Amid the heartache, I knew I didn’t feel physically right and asked my doctors, more than once, if the way that I was feeling was normal. Perhaps chalking it up to the grief that was my new, childless reality, my complaints were dismissed until my heart was racing, my skin was jaundiced, and I couldn’t catch my breath. We later discovered that I had a partial placental abruption—where the placenta separates from the uterus. This had caused the pre-term labor as well as internal bleeding. The day that we lost Brady and Carter was a day that my husband could have also said goodbye to me. I had lost a lot of blood, but after IV fluids and a blood transfusion, my vitals began to improve.

“I want to try again” was one of the first things I muttered to my husband that next morning.

With tear-drenched cheeks and a broken heart, I knew I needed to continue my journey. For fear of being judged, we kept that to ourselves for a while. Six years later I still hesitate to write this as I wouldn’t want anyone to think that the twins were that quickly forgotten or that we weren’t grieving their loss with all of our tired, broken souls. Trying again was how I coped. It was my drive and my focus.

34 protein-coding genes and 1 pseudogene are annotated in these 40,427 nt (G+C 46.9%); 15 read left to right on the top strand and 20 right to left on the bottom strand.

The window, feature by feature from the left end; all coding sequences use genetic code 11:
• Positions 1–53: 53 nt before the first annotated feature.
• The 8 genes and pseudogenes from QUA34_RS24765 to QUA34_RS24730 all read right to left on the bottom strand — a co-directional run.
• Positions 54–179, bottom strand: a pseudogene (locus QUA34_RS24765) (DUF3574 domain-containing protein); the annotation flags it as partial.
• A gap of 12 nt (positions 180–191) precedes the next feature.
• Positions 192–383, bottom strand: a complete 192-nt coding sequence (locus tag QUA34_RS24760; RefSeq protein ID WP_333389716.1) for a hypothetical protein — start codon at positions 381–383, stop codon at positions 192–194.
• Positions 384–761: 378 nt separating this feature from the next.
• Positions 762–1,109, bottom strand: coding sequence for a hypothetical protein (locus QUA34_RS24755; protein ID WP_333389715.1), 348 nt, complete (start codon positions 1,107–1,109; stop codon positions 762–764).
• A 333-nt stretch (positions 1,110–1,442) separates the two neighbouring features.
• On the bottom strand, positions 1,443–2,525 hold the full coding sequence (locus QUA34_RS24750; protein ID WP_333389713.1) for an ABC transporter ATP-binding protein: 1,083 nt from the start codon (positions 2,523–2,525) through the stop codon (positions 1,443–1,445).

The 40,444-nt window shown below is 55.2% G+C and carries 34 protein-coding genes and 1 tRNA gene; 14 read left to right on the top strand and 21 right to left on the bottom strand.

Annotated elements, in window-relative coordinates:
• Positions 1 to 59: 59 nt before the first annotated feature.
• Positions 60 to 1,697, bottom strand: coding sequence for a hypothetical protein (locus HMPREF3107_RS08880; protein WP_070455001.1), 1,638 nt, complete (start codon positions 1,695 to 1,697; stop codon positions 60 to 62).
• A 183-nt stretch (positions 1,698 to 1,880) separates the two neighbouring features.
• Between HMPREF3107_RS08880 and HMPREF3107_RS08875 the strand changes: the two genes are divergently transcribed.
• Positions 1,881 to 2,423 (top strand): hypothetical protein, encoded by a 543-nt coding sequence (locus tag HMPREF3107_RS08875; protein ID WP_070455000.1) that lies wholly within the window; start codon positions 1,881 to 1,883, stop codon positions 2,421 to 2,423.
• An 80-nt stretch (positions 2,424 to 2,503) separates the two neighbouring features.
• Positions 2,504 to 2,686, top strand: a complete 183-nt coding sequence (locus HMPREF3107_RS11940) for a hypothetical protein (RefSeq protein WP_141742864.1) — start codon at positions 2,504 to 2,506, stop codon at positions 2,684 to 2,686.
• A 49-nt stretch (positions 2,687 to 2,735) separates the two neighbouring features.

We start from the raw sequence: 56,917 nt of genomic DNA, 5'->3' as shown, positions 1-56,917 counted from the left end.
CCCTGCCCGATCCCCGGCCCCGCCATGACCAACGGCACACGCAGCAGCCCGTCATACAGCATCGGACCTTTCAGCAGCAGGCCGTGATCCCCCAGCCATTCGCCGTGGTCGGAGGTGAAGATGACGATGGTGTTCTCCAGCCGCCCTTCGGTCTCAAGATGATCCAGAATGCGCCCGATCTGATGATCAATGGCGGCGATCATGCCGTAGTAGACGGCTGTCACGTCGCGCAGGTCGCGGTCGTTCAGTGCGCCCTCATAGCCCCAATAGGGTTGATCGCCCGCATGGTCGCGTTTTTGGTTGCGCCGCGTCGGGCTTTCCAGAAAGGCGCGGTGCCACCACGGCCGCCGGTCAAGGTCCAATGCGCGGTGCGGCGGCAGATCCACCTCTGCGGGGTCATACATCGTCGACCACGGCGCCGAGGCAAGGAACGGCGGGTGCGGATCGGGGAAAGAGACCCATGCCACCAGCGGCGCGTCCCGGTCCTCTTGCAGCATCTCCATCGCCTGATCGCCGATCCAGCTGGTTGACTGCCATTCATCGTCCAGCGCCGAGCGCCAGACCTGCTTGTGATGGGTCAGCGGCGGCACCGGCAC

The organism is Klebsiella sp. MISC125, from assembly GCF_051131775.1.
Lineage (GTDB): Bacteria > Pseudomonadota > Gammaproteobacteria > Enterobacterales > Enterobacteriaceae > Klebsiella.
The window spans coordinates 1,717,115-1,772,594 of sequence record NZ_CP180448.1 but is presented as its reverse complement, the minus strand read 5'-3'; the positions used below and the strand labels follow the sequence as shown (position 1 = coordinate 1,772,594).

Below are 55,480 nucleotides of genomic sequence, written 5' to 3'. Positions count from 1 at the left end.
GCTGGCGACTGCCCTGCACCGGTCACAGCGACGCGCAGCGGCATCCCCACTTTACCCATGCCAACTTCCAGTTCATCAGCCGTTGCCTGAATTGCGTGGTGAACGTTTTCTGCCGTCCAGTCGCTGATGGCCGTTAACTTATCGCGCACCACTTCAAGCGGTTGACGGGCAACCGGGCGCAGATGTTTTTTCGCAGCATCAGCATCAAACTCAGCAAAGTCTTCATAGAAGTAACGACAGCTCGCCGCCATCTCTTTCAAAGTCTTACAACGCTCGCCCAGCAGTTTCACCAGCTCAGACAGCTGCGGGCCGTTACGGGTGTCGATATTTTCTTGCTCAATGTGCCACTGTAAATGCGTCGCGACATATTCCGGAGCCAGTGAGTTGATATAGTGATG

Fast Forward: January 2016

Almost a year to the day after the twins’ embryo transfer, we had a successful single embryo transfer! Hurdle one: cleared. The due date of our rainbow baby would be almost the exact date their brothers were due – this meant every milestone along the way fell at the exact same time of the previous year.

Anyone expecting after a loss, no matter the situation, understands the roller coaster of emotion this can be. I spent every doctor visit on edge, watched every scan like a hawk and overanalyzed every word – I spent a good deal of time waiting for something to go wrong. There were things done this time around, however, to try to give us a better outcome – this included additional visits to a maternal fetal medical doctor (MFM), additional cervical scans and weekly progesterone injections.